(John Kemp is a Reuters market analyst. The views expressed are his own)
By John Kemp
LONDON, Oct 16 (Reuters) - How far do oil prices need to fall to curb the investment in shale production and stem the destruction of demand?
As the price of benchmark Brent has plummeted almost 30 percent from $114 per barrel in June to just $83 this week, stunned producers and traders have been left trying to predict how much further prices will fall before finding some sort of floor.
The two most popular methods for identifying a potential floor are the fiscal breakeven prices for OPEC members and the marginal costs for North American shale producers, but both approaches have severe limitations.
It is more useful to think about supply and demand responses as a function of time and expectations as well as the absolute price level.
The International Monetary Fund (IMF) publishes breakeven prices for the Gulf producers based on the revenue they need to balance their budgets as part of its annual Article IV consultations with national governments (“Regional Economic Outlook: Middle East and Central Asia Department” May 2014).
In practice, however, producers’ revenue requirements provide only a weak guide, at best, to where the floor in oil prices lies:
(1) OPEC accounts for only 40 percent of global oil production, a share that has been falling, which limits its ability to control prices. Even if the organisation’s members could agree on a price that was adequate to cover their spending needs, there is no evidence they would be able to make it effective.
(2) Experience over the last 40 years suggests government spending adapts to available revenues rather than the other way around. Spending and breakeven prices have moved sharply higher during the years of high prices. Even Saudi Arabia’s breakeven price has risen by around $50 since 2008, according to the IMF. No doubt spending could and would have to be cut if prices remained low for any length of time.
(3) Stronger OPEC members (Saudi Arabia, United Arab Emirates and Kuwait) have amassed combined reserves of around $815 billion during the period of high prices that would enable them to run deficits for several years if necessary, so breakeven prices are only a constraint in the medium and long term, which means more than two to three years.
(4) Weaker OPEC members (Venezuela, Iran, Iraq and Nigeria) have combined reserves of less than $200 billion which would be quickly exhausted. But they are likely to resort to foreign borrowing, deficit monetisation and inflation as well as spending cuts to cope with any revenue shortfall; in any event they have little influence over OPEC’s strategy.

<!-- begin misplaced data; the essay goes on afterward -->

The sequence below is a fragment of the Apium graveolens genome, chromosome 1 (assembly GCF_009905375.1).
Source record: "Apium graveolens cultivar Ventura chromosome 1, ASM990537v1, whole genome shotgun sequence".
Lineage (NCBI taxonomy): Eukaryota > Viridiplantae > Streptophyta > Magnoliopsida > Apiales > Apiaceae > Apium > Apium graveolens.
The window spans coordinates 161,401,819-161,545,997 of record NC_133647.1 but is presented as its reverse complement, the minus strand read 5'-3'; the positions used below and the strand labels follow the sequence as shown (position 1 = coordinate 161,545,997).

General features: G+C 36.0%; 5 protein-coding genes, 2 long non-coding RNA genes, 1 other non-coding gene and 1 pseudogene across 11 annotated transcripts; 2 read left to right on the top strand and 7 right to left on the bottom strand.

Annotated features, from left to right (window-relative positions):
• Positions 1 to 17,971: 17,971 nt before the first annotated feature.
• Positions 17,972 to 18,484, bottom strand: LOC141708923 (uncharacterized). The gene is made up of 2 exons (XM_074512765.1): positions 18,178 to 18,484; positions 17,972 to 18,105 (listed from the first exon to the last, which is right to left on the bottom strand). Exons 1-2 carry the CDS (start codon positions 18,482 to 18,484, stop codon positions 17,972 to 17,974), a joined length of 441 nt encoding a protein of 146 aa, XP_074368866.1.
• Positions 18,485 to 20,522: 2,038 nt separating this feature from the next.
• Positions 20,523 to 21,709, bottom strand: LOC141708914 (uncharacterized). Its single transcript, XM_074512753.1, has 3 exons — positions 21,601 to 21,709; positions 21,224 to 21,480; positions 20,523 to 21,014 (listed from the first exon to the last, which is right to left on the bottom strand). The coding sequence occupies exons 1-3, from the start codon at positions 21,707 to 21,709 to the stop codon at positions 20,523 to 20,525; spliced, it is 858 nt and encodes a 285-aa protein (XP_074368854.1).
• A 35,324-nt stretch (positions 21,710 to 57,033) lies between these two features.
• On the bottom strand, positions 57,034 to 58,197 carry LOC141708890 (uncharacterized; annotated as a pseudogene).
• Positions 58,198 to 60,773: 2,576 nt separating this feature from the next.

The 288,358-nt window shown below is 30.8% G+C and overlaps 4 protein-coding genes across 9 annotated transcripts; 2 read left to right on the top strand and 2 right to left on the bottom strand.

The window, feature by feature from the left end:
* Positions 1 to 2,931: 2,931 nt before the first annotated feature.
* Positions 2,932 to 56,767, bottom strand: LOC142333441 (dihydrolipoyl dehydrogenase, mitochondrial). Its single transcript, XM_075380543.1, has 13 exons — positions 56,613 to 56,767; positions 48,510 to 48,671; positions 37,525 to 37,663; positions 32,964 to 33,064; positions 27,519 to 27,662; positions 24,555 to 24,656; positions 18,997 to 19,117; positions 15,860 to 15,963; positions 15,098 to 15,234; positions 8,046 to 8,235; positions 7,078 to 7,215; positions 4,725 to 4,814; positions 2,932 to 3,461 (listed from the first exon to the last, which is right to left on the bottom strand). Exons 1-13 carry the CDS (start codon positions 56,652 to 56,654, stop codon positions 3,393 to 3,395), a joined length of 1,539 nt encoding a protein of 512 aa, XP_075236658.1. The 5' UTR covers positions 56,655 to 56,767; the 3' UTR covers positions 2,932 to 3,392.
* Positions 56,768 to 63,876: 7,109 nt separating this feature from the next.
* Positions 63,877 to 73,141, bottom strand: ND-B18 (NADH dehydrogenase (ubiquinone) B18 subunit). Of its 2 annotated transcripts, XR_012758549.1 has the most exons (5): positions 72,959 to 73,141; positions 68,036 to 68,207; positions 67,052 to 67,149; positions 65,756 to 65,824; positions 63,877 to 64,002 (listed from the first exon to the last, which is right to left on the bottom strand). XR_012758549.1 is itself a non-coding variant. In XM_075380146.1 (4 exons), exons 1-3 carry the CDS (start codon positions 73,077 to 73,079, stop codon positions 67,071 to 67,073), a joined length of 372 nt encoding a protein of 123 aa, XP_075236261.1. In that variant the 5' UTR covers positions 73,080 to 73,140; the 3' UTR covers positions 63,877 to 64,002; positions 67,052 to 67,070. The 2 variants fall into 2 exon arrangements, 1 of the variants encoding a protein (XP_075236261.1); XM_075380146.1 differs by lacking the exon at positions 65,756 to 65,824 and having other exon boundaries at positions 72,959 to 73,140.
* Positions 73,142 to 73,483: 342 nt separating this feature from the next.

The marginal cost of shale production is a more promising approach to defining the floor for prices.
U.S. shale production has contributed most of the incremental growth in output during the past three years so shale is in a sense the marginal barrel in the market (even if it is not actually the most expensive oil).
Moreover, the output from shale wells declines rapidly, so new wells must be constantly drilled and fractured to replace falling output from old ones or output will start to fall.
In theory, it should be possible to identify a threshold price level at which there is not enough new drilling to continue growing shale output.
In practice, reported costs per barrel vary widely between different shale plays and even among producers within the same play. Estimates for the marginal cost of shale production range from as little as $40 to as high as $85.
For the industry as a whole, the marginal supply price is probably somewhere between $65 and $85.
A better way of understanding the supply response is to realise that it is a joint function of prices, time and expectations.
The lower prices fall, other things equal, the bigger and faster the response is likely to be from producers. The longer prices remain low the bigger response will be. And it matters whether producers expect prices to stabilise, fall further, or rebound.